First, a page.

solicitations for charity or civic projects as
to justify state regulation.
Third. To require a government permit
before solicitation for religious purpose may
be allowed is to lay a prior restraint on the
free exercise of religion. Such restraint, if
allowed, may well justify requiring a permit
before a church can make Sunday
collections or enforce tithing.
But in
American Bible Society v. City of Manila,
we precisely held that an ordinance
requiring payment of a license fee before
one may engage in business could not be
applied to the appellant's sale of bibles
because that would impose a condition on
the exercise of a constitutional right. It is
for the same reason that religious rallies
are exempted from the requirement of prior
permit for public assemblies and other uses
of public parks and streets (B.P. Blg. 880,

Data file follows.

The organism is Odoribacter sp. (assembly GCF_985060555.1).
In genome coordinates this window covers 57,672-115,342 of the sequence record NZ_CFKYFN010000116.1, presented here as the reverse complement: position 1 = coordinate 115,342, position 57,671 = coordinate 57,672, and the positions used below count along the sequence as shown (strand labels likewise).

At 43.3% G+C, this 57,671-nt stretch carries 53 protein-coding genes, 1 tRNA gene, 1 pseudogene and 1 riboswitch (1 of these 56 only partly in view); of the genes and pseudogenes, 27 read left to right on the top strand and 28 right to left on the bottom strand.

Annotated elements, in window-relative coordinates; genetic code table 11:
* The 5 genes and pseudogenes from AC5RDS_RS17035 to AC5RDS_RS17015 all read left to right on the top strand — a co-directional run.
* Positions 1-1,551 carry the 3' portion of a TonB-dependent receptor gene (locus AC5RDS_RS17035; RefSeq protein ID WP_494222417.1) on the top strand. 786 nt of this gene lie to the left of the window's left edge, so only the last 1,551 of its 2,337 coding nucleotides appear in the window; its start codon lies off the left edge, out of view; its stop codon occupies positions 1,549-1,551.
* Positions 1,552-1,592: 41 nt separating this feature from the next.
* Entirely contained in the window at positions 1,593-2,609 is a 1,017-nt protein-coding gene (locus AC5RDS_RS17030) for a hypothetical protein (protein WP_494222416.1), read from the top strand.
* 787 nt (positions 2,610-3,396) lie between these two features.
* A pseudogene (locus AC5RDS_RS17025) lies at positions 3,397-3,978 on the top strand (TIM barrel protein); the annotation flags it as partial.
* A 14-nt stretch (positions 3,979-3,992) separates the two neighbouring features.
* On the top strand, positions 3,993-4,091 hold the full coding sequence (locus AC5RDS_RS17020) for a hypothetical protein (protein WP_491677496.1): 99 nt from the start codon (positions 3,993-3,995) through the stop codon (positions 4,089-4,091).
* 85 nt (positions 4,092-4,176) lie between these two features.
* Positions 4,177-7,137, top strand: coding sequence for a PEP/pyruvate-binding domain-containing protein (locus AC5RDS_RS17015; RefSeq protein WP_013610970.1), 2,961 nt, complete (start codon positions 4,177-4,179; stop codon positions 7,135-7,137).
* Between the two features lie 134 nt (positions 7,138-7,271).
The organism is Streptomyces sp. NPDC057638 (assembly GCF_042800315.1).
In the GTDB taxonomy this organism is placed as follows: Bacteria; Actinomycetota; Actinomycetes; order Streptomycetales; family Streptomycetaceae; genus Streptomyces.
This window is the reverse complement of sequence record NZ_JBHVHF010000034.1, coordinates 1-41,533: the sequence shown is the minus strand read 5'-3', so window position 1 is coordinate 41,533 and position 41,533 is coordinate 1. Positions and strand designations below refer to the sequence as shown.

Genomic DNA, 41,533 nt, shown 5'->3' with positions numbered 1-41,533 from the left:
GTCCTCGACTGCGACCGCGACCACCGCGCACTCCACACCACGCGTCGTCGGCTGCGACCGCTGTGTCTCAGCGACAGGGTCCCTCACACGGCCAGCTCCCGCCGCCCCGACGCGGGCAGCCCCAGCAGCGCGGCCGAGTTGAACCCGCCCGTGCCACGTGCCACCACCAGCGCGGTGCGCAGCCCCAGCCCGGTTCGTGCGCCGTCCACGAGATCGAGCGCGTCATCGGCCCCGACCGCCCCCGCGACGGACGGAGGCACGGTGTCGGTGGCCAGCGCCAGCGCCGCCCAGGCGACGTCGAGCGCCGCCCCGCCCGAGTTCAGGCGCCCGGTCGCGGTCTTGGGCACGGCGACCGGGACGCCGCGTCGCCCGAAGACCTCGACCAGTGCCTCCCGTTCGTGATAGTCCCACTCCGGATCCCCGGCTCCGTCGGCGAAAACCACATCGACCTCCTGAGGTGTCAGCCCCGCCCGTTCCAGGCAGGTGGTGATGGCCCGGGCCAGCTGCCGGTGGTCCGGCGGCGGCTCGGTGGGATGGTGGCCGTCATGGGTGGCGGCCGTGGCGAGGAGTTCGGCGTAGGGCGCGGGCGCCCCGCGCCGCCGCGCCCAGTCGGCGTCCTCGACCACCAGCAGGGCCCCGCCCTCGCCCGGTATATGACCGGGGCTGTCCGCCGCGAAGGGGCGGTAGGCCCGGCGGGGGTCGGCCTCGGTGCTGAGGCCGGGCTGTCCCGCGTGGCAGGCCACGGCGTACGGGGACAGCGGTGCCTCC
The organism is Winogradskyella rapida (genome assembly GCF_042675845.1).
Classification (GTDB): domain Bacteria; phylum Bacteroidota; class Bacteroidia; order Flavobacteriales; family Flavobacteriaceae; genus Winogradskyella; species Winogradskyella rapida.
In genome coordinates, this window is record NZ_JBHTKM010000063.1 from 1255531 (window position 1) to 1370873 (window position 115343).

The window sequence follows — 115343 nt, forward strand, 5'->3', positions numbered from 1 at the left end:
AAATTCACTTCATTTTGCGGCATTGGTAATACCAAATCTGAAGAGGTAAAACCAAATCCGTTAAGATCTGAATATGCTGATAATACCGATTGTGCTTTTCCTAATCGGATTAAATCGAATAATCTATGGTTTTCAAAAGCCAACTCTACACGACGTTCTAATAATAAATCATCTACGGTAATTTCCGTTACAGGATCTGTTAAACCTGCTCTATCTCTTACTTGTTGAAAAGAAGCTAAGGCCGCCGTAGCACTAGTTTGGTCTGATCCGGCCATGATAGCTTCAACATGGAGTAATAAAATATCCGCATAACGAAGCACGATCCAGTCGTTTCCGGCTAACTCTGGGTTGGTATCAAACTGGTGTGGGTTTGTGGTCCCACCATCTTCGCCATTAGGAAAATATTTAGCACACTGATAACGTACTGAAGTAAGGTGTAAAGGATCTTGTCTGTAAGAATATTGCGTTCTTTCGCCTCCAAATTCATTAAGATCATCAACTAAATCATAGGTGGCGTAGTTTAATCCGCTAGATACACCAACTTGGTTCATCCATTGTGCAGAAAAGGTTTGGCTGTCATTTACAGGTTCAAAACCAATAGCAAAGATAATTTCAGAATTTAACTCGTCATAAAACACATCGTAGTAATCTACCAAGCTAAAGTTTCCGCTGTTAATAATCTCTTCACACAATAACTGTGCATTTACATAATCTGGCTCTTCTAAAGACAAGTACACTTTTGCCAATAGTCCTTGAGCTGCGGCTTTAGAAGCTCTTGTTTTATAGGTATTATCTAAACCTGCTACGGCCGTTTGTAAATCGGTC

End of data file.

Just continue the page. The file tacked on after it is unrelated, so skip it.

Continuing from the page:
Sec. 3[a]). To read the Decree, therefore,
as including within its reach solicitations for
religious purposes would be to construe it
in a manner that it violates the Free
Exercise of Religion Clause of the
Constitution x x x. (Concurring Opinion,
Mendoza, V.V., J., in Centeno v. VillalonPornillos, 236 SCRA 197, Sept. 1, 1994)
What is a purely ecclesiastical
affair to which the State can not
meddle?

234.

Held: An ecclesiastical affair is one that


concerns doctrine, creed, or form of
worship of the church, or the adoption and
enforcement within a religious association
of needful laws and regulations for the
government of the membership, and the
power of excluding from such associations
those deemed not worthy of membership.
Based on this definition, an ecclesiastical
ELS: Political Law

affair involves the relationship between the


church and its members and relate to
matters of faith, religious doctrines, worship
and governance of the congregation. To be
concrete, examples of this so-called
ecclesiastical affairs to which the State
cannot meddle are proceedings for
excommunication, ordinations of religious